Newport Township, April 12, 2017 — Newport Township broke ground today on its Public Works Co-Op facility that will house a variety of maintenance equipment and other vehicles that will also be shared by the Lower South Valley Council of Governments (“COG”), which includes Newport, Hanover, and Plymouth Townships as well as Ashley Borough, Sugar Notch Borough and the City of Nanticoke.The facility will be completed and operational later this year. It was funded by a $250,000 grant from the Local Share Assessment (“LSA”).
“Newport Township’s public works facility will be state-of-the-art,” said Senator John T. Yudichak (D-Luzerne/Carbon). “Today, we mark the beginning of a new opportunity to foster municipal cooperation and improve public works services to all residents served by the Lower South Valley Council of Governments.”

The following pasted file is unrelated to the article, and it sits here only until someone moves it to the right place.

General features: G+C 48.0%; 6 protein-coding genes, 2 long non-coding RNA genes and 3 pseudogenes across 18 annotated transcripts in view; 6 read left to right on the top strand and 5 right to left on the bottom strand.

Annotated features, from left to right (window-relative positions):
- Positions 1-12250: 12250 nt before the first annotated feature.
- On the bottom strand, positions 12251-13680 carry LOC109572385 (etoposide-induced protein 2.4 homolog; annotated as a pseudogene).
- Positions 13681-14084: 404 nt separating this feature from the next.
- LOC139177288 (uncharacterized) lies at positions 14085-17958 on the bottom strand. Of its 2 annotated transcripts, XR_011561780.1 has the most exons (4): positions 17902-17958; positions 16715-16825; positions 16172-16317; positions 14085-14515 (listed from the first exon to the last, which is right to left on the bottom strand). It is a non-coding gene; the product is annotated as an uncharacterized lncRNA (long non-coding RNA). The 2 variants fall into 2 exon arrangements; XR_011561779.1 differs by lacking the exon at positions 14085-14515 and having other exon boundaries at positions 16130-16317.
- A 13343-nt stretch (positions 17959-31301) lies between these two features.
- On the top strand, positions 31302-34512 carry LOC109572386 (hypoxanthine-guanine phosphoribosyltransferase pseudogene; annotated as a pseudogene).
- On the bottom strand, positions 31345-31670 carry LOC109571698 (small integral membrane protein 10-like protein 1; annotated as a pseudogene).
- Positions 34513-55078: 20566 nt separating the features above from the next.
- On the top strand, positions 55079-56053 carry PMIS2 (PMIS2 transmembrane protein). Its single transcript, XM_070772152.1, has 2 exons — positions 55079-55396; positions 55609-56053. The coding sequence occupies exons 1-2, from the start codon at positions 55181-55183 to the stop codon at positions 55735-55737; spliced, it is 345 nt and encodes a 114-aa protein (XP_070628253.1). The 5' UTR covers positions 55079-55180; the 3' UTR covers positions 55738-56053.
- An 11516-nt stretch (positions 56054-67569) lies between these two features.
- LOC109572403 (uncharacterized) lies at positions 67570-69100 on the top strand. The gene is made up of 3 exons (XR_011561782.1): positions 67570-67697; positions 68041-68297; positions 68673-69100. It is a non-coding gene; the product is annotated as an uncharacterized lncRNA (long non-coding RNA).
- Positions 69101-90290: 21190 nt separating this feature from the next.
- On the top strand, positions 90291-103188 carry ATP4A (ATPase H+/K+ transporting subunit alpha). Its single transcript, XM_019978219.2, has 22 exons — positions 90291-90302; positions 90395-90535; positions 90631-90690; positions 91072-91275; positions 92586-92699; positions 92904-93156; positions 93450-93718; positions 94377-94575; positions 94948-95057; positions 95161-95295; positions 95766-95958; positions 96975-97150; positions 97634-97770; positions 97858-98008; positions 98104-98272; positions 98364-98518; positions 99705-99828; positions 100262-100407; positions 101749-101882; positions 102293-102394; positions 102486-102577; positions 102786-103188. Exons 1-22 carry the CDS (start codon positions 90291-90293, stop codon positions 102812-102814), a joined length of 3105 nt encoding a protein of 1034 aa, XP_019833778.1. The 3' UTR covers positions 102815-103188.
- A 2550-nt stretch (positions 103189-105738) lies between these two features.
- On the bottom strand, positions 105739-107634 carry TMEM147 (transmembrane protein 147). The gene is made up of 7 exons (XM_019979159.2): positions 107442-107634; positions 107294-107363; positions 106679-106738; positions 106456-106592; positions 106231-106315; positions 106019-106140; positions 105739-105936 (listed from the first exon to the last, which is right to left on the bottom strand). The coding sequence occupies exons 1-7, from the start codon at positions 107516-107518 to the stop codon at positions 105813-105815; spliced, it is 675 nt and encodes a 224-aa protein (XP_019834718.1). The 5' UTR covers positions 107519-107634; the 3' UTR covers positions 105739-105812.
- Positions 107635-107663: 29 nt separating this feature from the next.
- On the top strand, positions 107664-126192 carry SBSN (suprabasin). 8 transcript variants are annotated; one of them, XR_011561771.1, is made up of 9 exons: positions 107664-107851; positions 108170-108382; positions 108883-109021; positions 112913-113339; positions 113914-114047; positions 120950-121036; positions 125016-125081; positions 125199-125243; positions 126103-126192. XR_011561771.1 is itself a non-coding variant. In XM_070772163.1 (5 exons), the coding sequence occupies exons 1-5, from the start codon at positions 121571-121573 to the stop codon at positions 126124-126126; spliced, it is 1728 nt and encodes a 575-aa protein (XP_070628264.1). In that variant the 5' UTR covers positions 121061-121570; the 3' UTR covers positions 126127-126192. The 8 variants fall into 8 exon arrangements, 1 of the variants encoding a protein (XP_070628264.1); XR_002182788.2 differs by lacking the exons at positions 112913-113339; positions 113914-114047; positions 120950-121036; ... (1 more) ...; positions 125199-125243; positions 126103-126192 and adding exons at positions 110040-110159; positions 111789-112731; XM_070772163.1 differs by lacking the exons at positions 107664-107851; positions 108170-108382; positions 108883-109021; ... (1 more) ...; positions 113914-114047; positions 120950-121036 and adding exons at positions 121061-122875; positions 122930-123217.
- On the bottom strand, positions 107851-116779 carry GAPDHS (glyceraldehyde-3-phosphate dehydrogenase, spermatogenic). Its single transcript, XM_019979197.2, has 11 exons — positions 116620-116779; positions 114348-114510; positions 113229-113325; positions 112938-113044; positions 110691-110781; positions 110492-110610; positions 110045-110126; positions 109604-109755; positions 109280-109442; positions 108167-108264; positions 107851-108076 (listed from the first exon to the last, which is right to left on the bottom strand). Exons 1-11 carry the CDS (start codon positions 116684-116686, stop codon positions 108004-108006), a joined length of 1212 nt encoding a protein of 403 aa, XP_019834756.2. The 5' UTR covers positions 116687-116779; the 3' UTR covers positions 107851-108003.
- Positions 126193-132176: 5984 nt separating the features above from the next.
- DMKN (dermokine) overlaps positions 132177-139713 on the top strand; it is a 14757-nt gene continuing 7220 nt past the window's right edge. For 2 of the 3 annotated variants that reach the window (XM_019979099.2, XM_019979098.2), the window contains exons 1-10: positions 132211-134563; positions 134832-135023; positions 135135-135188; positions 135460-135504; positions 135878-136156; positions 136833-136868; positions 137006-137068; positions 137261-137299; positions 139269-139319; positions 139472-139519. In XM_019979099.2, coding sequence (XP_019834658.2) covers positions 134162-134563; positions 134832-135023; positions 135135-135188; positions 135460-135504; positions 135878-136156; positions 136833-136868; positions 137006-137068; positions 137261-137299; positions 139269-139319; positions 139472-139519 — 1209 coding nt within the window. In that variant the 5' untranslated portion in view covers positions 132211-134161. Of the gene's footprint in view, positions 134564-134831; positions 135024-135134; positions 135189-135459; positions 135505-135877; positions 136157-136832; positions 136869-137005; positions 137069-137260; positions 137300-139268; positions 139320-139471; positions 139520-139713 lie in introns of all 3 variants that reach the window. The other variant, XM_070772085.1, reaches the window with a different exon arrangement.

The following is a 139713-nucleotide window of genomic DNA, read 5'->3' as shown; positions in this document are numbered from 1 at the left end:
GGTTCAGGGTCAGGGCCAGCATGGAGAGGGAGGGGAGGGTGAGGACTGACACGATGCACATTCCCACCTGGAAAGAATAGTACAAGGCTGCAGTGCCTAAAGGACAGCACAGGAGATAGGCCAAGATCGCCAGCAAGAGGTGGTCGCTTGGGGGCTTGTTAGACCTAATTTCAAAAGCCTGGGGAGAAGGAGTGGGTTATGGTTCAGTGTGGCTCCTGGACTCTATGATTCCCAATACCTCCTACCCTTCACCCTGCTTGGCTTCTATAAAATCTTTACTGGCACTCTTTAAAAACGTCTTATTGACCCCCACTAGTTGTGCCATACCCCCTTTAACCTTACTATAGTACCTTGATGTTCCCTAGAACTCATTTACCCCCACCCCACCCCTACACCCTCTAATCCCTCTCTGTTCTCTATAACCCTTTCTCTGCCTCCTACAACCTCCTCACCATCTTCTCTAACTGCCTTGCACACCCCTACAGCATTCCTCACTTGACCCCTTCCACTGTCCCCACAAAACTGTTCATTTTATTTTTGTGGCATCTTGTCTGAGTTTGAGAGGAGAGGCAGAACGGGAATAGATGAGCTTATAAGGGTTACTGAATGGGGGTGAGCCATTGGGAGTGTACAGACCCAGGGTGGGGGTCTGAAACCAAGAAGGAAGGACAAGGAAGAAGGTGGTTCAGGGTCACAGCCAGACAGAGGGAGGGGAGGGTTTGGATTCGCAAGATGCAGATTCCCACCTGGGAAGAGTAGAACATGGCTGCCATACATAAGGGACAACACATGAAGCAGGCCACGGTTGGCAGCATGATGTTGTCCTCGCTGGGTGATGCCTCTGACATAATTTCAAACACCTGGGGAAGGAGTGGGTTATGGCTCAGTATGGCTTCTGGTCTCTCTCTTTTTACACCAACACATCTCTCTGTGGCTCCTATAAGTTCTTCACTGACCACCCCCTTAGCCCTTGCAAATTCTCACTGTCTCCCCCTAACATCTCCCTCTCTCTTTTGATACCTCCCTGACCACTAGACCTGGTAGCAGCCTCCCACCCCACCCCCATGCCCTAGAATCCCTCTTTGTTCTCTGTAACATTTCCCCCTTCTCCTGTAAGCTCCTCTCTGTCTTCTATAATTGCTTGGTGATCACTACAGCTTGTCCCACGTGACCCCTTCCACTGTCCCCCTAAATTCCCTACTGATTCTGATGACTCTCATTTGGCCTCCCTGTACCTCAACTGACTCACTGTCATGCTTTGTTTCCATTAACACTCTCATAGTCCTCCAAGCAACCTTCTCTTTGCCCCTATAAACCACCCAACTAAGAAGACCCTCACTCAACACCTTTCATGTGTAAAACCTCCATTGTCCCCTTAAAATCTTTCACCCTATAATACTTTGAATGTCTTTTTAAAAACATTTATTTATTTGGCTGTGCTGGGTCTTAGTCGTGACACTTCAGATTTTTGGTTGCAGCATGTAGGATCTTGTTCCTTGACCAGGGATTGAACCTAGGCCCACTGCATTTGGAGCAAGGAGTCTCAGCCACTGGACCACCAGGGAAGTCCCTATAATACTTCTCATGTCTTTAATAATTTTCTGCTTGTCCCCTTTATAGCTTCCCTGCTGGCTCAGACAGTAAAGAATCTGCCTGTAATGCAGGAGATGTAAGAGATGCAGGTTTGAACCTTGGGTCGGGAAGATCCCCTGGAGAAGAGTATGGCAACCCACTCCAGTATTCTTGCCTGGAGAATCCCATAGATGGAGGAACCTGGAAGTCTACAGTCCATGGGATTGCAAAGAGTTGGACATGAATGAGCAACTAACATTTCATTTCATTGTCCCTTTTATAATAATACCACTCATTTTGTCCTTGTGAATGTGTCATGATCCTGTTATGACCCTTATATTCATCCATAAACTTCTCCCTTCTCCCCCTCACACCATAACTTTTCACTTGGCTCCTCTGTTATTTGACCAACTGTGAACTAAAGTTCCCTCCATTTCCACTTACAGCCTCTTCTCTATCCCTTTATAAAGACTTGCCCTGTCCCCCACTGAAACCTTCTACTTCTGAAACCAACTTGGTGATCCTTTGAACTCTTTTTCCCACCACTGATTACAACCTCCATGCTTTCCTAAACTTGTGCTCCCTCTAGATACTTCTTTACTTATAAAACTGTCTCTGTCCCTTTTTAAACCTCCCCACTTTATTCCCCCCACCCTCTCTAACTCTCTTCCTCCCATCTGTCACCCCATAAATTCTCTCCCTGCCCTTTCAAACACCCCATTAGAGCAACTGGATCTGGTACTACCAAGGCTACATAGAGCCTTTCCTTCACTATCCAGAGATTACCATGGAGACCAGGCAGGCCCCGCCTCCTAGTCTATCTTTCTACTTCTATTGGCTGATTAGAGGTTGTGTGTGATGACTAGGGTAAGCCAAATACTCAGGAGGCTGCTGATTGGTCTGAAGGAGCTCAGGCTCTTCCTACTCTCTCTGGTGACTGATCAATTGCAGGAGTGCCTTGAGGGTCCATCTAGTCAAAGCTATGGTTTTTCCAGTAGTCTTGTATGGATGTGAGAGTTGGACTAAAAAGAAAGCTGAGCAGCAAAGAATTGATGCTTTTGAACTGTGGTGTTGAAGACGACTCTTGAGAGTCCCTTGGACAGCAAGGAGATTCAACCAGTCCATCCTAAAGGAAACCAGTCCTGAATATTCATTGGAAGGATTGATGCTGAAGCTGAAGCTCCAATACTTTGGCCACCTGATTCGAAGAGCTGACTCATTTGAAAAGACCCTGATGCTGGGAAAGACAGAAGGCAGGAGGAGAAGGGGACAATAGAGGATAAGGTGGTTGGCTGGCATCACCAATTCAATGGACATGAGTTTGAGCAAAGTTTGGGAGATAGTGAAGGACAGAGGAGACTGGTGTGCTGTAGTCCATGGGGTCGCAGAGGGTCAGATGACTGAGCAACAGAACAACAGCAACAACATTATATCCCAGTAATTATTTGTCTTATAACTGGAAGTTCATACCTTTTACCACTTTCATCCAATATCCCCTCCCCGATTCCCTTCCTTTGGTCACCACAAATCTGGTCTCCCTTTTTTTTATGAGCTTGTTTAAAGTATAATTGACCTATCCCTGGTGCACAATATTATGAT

In 2016, the Lower South Valley COG purchased more than $500,000 of maintenance equipment including a roller and paver with an LSA grant. Since its inception, the Lower South Valley COG has secured almost $1 million in LSA grants.
“Building a public works facility is not a glamorous investment, but it is a critical upgrade to our Public Works Department,” said Newport Township Manager Peter Wanchisen. “The Co-Op Public Works facility will extend the useful life of this equipment so that it can be used by all communities in the Lower South Valley COG for years to come.”
“This is a great example of the importance of the Local Share Assessment program, because it is difficult to find grant programs that will allow communities to purchase maintenance equipment and construct public works facilities that they sorely need,” said Representative Gerald Mullery (D-Newport Township).
“The Lower South Valley COG continues to build momentum,” said Sam Guesto, Chairman of the Lower South Valley COG and Hanover Township Manager. “With strong member participation, we can provide high-quality services to thousands of residents that would rival some of the larger communities in northeastern Pennsylvania such as Hazleton and Wilkes-Barre.”